Russia may be testing the reactions of RAF Lossiemouth air crews because of the probe into the death of ex-KGB spy Alexander Litvinenko.
Typhoon fighters from the Moray base and RAF Coningsby in Lincolnshire were scrambled to intercept a pair of Tupolev 95 “Bear” planes approaching UK air space.
They had been in the UK “area of interest” and caused disruption to passenger flights, prompting the Foreign Office to summon Moscow’s ambassador to London to demand an explanation.
Andrew Brookes, a former RAF pilot and fellow at defence think-tank the Royal United Services Institute, questioned the timing yesterday.
He suggested it could be linked to the ongoing inquiry into the murder of Mr Litvinenko, who died from radiation poisoning in London in 2006, three weeks after he drank tea laced with polonium.
The former KGB agent fled to the UK where he became a vocal critic of the Kremlin and worked for the UK intelligence service MI6.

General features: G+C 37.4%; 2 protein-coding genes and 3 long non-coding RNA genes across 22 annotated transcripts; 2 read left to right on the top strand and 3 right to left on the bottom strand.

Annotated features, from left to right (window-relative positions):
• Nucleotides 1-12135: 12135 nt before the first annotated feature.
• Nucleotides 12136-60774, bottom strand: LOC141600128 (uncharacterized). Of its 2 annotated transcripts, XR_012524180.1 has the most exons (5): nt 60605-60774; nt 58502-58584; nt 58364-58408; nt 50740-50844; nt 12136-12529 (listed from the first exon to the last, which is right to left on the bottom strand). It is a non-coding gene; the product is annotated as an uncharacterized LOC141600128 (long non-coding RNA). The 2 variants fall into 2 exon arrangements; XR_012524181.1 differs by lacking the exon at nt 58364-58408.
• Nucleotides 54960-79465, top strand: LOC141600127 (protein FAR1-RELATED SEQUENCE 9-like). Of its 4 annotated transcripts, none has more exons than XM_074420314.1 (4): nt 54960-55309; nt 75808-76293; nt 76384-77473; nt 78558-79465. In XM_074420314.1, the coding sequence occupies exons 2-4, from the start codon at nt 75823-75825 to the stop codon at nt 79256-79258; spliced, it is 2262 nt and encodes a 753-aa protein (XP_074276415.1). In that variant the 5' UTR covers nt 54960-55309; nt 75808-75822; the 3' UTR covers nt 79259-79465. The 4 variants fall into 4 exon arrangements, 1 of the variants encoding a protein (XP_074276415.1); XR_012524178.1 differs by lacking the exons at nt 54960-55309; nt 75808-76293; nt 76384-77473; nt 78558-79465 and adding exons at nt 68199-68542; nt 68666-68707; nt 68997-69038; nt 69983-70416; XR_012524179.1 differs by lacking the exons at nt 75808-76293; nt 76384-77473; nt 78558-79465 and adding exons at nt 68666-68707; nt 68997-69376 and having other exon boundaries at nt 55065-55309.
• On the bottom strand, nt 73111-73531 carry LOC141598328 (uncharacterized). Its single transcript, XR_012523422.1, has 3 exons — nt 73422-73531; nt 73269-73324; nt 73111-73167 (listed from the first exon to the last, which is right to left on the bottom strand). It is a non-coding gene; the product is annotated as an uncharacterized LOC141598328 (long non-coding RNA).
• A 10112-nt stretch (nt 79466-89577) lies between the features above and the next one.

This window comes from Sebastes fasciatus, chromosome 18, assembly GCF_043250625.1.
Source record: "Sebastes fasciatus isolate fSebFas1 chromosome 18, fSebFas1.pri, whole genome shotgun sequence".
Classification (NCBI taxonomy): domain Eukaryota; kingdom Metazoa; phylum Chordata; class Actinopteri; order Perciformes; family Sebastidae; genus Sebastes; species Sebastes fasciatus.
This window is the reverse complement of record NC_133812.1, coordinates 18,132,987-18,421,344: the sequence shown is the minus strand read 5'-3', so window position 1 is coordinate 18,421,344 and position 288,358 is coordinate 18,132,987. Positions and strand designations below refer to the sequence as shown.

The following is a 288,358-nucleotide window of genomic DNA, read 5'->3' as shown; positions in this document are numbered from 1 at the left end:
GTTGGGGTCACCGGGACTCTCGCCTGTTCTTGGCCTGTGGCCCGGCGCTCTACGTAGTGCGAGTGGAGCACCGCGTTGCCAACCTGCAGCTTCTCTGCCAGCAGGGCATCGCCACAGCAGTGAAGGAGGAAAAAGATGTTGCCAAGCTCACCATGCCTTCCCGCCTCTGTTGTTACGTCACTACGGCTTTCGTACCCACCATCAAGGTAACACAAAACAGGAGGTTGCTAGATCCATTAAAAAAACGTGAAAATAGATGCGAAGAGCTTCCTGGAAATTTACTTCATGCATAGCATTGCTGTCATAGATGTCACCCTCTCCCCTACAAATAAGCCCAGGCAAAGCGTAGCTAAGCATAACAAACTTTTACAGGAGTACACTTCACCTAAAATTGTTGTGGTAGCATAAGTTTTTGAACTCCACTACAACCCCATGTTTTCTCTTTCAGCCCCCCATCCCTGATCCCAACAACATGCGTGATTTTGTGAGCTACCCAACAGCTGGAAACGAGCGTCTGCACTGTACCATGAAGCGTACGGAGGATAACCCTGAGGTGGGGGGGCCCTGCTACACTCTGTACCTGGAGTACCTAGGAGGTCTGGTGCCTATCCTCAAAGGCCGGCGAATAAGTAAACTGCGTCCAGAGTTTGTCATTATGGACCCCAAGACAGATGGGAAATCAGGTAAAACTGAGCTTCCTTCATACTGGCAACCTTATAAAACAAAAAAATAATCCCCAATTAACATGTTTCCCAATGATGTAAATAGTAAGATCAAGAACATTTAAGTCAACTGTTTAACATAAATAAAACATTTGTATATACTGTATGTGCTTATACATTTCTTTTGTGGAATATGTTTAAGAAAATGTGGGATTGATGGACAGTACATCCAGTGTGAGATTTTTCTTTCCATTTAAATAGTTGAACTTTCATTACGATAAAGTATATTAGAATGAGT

Mr Brookes said: “They are basically strutting their stuff around the globe.
“Litvinenko… I just wonder sometimes whether because of the timing of that inquiry this is somehow associated with that.
“There is no threat, but it’s a massive disruption. It’s basically two fingers from the Russians.”
The inquiry into Mr Litvinenko’s death began this week.
RAF Lossiemouth became one of two “Quick Reaction Alert” bases in the UK last year, where pilots are kept ready to respond to any air threats 24-hours-a-day.
New figures, published yesterday in response to parliamentary questions from Moray MP Angus Robertson, show that Quick Reaction Alert aircraft launched to intercept aircraft on 20 different days last year, of which eight involved Russian planes.
In November, Typhoons from RAF Lossiemouth were scrambled to intercept Russian aircraft twice in the space of 48 hours.
The incidents happened during what Nato called an “unusual level” of “significant military manoeuvres” by Russian military jets over European airspace.
Russian Bear planes are capable of carrying nuclear weapons and it is understood that they were flying this week without their transponders turned on, making them invisible to civilian aircraft.
A number of flights arriving in Britain had to be diverted to avoid potential disaster.
The Russian aircraft were travelling from the north, past the west coast of Ireland and to the English Channel before turning and going back the way in the opposite direction.
The RAF Typhoons escorted them from a distance of about 1,000ft for about half an hour, as they passed south of Bournemouth and Portsmouth.